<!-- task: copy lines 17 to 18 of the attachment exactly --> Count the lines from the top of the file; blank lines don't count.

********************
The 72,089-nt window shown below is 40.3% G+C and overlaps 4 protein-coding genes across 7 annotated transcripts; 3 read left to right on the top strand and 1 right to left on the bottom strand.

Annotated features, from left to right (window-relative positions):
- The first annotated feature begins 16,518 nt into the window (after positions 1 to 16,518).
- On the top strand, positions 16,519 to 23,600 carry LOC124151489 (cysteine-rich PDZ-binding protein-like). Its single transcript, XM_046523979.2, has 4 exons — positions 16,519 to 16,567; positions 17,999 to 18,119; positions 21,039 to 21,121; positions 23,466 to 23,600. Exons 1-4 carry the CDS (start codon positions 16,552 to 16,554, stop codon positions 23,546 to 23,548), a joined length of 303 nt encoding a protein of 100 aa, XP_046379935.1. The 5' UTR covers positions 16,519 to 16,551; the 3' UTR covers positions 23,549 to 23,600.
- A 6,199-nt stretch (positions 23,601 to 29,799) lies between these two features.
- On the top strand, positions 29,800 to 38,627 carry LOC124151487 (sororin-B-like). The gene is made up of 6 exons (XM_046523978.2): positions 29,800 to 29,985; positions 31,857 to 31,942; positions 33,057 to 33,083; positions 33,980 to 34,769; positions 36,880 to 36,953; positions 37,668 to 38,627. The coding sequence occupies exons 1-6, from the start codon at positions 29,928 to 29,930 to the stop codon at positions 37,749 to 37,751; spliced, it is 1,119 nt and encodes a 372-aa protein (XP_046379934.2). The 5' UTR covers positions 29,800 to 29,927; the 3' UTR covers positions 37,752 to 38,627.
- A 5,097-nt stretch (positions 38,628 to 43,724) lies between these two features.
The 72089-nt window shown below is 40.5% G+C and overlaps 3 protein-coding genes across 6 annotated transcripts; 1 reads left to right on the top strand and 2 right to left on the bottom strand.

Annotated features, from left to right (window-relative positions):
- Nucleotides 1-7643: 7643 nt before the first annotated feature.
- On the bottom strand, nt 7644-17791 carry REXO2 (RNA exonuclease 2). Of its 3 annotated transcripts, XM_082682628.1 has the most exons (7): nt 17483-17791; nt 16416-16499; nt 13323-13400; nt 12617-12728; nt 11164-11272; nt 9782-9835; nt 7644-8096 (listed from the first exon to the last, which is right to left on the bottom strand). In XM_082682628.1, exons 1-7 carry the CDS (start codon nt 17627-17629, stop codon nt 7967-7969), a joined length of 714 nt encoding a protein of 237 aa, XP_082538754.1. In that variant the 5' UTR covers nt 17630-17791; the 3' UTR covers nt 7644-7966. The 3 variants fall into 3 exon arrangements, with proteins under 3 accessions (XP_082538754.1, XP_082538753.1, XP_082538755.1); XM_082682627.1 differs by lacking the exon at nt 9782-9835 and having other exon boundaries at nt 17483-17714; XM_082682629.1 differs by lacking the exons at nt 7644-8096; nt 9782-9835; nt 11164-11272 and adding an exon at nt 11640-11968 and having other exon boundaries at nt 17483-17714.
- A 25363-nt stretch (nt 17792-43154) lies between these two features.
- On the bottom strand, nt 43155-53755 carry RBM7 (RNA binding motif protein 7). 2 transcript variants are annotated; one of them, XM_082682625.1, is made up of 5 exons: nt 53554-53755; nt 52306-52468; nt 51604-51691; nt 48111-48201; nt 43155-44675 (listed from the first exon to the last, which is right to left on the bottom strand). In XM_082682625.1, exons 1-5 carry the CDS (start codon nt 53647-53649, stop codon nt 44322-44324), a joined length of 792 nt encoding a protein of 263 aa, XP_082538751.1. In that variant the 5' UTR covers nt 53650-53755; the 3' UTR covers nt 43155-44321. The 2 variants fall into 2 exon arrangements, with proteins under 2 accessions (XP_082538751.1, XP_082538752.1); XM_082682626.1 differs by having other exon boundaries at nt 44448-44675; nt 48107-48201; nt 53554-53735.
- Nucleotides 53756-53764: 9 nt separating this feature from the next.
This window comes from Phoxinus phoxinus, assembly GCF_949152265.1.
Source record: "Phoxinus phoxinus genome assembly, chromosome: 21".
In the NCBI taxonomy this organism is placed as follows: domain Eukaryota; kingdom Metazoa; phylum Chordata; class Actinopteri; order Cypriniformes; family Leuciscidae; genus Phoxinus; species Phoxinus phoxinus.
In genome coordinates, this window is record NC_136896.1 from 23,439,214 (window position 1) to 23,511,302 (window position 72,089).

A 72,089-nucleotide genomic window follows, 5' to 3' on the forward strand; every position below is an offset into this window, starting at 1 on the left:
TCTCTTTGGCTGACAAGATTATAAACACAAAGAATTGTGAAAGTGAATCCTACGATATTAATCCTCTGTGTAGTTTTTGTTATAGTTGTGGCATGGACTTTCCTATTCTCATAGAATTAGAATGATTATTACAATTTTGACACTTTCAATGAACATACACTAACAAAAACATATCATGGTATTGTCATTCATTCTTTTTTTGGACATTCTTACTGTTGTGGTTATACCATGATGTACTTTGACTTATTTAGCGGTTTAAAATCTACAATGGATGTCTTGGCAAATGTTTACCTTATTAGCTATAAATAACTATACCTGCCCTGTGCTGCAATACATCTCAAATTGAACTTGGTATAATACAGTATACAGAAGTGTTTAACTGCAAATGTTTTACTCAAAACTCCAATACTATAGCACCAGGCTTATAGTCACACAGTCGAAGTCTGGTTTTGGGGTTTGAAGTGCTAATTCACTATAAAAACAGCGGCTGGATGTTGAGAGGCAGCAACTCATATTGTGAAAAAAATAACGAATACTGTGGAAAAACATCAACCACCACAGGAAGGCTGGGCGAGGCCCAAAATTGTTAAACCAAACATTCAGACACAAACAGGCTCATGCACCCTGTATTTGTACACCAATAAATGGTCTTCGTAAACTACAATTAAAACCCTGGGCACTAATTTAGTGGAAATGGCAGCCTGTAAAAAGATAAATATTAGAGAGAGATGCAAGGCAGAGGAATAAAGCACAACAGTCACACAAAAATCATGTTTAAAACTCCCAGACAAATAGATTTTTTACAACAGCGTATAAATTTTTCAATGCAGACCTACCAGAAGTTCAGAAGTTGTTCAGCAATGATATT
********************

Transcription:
In the NCBI taxonomy this organism is placed as follows: domain Eukaryota; kingdom Metazoa; phylum Chordata; class Actinopteri; order Cypriniformes; family Leuciscidae; genus Phoxinus; species Phoxinus phoxinus.
In genome coordinates, this window is record NC_136896.1 from 23,439,214 (window position 1) to 23,511,302 (window position 72,089).